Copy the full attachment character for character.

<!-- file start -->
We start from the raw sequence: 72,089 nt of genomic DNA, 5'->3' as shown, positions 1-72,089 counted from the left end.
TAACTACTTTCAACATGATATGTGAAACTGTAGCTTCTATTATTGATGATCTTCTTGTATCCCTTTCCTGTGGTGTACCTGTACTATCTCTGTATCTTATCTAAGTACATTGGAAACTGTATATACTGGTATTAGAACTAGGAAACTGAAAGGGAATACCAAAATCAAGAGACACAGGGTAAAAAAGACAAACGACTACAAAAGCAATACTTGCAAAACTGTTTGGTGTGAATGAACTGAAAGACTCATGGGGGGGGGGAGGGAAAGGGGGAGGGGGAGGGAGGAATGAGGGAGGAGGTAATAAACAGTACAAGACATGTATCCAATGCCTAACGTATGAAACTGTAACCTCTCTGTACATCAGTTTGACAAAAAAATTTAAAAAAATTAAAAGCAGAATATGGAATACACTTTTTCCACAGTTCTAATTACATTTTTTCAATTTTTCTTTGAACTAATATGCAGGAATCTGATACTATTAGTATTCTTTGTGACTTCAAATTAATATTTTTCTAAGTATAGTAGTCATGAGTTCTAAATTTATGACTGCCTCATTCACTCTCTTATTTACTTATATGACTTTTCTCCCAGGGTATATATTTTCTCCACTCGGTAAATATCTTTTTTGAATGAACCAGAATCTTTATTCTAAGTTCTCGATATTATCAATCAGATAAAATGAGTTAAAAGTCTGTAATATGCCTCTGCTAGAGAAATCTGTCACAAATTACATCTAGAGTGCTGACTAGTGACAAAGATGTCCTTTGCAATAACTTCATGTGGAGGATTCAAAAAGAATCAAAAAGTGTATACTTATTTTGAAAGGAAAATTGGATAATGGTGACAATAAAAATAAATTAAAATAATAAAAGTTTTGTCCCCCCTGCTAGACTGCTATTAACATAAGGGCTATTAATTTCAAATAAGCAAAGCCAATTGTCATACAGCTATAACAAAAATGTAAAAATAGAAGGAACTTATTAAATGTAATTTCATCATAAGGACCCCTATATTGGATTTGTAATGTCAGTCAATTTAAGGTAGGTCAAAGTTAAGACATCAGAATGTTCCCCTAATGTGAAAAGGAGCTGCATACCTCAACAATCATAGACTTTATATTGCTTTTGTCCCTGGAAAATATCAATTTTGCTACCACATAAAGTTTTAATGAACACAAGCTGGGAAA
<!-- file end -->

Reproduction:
We start from the raw sequence: 72,089 nt of genomic DNA, 5'->3' as shown, positions 1-72,089 counted from the left end.
TAACTACTTTCAACATGATATGTGAAACTGTAGCTTCTATTATTGATGATCTTCTTGTATCCCTTTCCTGTGGTGTACCTGTACTATCTCTGTATCTTATCTAAGTACATTGGAAACTGTATATACTGGTATTAGAACTAGGAAACTGAAAGGGAATACCAAAATCAAGAGACACAGGGTAAAAAAGACAAACGACTACAAAAGCAATACTTGCAAAACTGTTTGGTGTGAATGAACTGAAAGACTCATGGGGGGGGGGAGGGAAAGGGGGAGGGGGAGGGAGGAATGAGGGAGGAGGTAATAAACAGTACAAGACATGTATCCAATGCCTAACGTATGAAACTGTAACCTCTCTGTACATCAGTTTGACAAAAAAATTTAAAAAAATTAAAAGCAGAATATGGAATACACTTTTTCCACAGTTCTAATTACATTTTTTCAATTTTTCTTTGAACTAATATGCAGGAATCTGATACTATTAGTATTCTTTGTGACTTCAAATTAATATTTTTCTAAGTATAGTAGTCATGAGTTCTAAATTTATGACTGCCTCATTCACTCTCTTATTTACTTATATGACTTTTCTCCCAGGGTATATATTTTCTCCACTCGGTAAATATCTTTTTTGAATGAACCAGAATCTTTATTCTAAGTTCTCGATATTATCAATCAGATAAAATGAGTTAAAAGTCTGTAATATGCCTCTGCTAGAGAAATCTGTCACAAATTACATCTAGAGTGCTGACTAGTGACAAAGATGTCCTTTGCAATAACTTCATGTGGAGGATTCAAAAAGAATCAAAAAGTGTATACTTATTTTGAAAGGAAAATTGGATAATGGTGACAATAAAAATAAATTAAAATAATAAAAGTTTTGTCCCCCCTGCTAGACTGCTATTAACATAAGGGCTATTAATTTCAAATAAGCAAAGCCAATTGTCATACAGCTATAACAAAAATGTAAAAATAGAAGGAACTTATTAAATGTAATTTCATCATAAGGACCCCTATATTGGATTTGTAATGTCAGTCAATTTAAGGTAGGTCAAAGTTAAGACATCAGAATGTTCCCCTAATGTGAAAAGGAGCTGCATACCTCAACAATCATAGACTTTATATTGCTTTTGTCCCTGGAAAATATCAATTTTGCTACCACATAAAGTTTTAATGAACACAAGCTGGGAAA